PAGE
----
While the Tour de France was forced to postpone its launch by more than two months as mass gatherings were outlawed to meet health guidelines around the COVID-19 pandemic, another key date for cycling enthusiasts will go ahead on the tour’s original start date of June 27 – albeit in slightly altered form.

Portland’s edition of the World Naked Bike Ride is the flagbearer for the nude cycling events seen in many cities in recent years.

The events regularly attract huge numbers to cycle together as nature intended, including a world record crowd for such an endeavor of well over 10,000 in 2015.

Exhibitionists faced an anxious wait to discover what form this year’s ride might take, with the event ultimately avoiding yet another cancelation by expanding to become a full-day event over the entire city rather than a single-group ride.

“People are encouraged to ride naked all day and discouraged from gathering with others,” said the planners behind the ride, which has been running since 2004 and usually keeps its starting location secret.

“We won’t meet and ride en masse. Instead, we’ll ride whenever and wherever we want on the day – naked, joyous and in solidarity.

“The ride will look vastly different to previous years. We are bigger than this virus… we will ride on.”

Roads around Portland are usually closed off and marshaled by fully-clothed police during the ride, but traffic congestion is likely to be less of a consideration as cyclists are advised to cycle only with people they live with.

“This is the best thing that could happen to the world naked bike ride,” the lead organizer of Pedalpalooza, which runs hundreds of biking events in the region, told the Portland Mercury.

“We can’t make space for people to gather. But we also can’t postpone joy or avoid embracing uncertainties. It’s an opportunity to reimagine our systems.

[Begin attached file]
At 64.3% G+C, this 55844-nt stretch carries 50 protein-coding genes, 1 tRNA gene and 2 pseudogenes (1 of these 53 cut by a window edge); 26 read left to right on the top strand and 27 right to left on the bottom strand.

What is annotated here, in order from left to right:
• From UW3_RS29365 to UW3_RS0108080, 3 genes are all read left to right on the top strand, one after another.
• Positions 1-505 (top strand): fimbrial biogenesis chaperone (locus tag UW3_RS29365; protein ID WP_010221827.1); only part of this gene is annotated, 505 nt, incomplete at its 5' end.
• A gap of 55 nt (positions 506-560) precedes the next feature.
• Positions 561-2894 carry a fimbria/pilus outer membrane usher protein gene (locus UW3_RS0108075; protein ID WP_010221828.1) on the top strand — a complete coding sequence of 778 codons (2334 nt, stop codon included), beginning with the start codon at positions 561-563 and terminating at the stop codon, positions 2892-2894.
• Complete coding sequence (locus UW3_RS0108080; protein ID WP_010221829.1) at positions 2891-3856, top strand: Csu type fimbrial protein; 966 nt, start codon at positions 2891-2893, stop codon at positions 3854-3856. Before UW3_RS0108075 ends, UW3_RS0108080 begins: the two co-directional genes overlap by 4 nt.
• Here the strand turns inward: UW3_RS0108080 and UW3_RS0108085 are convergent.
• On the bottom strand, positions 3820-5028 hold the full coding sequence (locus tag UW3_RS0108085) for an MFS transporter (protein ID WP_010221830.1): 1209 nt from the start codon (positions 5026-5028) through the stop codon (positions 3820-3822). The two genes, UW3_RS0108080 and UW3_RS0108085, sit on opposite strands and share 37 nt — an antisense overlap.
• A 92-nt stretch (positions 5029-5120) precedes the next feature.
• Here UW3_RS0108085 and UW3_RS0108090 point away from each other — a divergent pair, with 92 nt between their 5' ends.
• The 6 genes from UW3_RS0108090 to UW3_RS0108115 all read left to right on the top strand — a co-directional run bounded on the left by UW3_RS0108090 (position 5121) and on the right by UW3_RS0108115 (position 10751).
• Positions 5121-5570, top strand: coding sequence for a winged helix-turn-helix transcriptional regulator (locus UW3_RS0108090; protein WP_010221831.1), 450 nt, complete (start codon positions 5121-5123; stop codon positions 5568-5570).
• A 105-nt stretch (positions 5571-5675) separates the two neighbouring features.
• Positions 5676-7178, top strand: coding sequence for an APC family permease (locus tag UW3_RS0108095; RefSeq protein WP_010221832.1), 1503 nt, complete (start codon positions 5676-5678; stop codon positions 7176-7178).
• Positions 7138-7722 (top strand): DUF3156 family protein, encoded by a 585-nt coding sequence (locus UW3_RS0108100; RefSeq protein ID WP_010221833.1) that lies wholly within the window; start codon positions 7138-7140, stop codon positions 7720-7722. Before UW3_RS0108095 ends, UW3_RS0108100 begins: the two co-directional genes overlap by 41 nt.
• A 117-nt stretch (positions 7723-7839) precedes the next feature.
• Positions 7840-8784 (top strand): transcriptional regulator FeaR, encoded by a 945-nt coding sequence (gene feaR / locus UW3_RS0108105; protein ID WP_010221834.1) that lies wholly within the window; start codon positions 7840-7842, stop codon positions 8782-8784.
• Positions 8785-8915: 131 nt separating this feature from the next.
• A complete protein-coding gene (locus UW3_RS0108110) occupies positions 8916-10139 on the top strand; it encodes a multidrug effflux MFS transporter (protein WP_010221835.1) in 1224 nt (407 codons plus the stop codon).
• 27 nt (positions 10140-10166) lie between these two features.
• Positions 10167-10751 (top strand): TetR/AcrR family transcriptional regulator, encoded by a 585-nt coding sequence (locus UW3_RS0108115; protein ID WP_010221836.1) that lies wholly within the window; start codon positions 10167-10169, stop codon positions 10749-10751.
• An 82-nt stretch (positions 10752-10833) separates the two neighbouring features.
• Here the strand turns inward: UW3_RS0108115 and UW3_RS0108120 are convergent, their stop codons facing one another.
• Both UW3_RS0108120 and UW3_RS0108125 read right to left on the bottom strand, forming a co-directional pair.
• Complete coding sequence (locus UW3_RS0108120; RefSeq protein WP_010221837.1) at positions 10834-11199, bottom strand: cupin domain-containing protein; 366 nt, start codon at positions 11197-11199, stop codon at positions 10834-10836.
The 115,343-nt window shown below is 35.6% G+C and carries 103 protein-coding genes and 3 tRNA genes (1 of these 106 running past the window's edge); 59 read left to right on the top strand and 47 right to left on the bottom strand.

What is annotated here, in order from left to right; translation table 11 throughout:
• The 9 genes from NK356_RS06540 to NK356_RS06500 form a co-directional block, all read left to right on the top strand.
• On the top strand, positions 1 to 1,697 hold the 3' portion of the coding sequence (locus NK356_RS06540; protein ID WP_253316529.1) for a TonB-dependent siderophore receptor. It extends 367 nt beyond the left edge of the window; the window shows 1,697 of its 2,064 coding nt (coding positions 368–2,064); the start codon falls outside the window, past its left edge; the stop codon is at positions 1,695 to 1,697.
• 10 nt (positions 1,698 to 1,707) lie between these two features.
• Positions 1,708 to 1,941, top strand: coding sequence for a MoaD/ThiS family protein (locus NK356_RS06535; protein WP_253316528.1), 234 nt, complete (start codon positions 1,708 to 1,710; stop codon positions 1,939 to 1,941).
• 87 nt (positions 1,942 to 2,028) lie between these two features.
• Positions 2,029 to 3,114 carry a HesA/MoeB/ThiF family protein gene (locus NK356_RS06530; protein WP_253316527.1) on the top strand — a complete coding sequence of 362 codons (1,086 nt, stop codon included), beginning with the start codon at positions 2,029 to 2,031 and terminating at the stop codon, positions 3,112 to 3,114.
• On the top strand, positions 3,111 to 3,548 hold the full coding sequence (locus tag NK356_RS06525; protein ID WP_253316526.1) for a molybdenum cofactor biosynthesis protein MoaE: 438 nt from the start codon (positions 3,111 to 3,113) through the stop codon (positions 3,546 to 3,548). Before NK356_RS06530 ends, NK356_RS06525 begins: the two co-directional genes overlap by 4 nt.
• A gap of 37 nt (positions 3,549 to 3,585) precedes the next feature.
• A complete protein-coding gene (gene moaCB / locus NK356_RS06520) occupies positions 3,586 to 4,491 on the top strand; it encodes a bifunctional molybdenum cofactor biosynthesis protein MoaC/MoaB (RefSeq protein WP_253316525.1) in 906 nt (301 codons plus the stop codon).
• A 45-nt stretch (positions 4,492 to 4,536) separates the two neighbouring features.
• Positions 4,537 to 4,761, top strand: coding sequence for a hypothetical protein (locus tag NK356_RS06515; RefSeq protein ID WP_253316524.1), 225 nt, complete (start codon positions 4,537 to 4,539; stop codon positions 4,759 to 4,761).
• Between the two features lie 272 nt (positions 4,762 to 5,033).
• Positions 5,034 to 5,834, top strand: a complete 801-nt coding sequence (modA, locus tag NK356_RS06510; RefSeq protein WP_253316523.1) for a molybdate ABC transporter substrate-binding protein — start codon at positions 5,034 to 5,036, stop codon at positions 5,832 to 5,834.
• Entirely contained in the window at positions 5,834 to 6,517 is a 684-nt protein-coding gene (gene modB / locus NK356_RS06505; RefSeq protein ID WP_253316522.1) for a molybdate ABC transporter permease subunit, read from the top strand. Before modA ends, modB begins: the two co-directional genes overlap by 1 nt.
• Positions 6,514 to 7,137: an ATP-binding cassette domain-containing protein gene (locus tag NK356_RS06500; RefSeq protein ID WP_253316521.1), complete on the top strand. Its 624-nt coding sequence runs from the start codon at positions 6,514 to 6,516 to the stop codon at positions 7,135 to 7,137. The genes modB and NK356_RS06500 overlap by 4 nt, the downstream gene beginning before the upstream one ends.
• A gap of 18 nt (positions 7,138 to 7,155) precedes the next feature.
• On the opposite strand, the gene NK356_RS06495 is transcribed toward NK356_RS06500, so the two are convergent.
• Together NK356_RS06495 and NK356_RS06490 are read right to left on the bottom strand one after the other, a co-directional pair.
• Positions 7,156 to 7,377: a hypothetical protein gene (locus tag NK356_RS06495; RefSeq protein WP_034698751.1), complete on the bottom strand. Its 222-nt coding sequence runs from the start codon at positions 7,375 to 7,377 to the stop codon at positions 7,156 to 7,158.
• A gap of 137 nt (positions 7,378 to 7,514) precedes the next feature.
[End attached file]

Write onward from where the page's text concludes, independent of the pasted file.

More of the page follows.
“If anything, our reach will be farther and more diverse if everyone just pedals off from their homes naked at varying times.

“Chances are going to be high that you’ll see someone biking around naked on June 27.”

The ride is partly a collective global protest against oil dependency, positioning cars and pollution as “indecent exposure” and nudity as the best way of “defending our dignity and exposing the vulnerabilities faced by cyclists and pedestrians”.

Fans were largely impressed with the revised idea, with suggestions that it could even be held across the entire state of Oregon.

“If the weather is great, riding all day naked is a genius idea,” said one, while another pointed out: “A whole new level of courage is needed to frolic naked without 10,000 people with you.”

Leaders have had to discourage supporters keen to volunteer on the day, insisting that no support will be needed as no group events will take place.

Some concerns have also been raised over a lack of safety in numbers, restarting an argument that led to anger last year when organizers warned that riders should not allow “fully-clothed men” to take photos of the event without the consent of riders.

“Show up naked and get what you get,” replied one annoyed respondent. “Don’t want your photo taken, don’t show up.”

Another said: “I was there and I saw a lots of guys filming the crowd. The people who are complaining have no valid reason to unless those guys were performing an illegal activity. This is so petty.”

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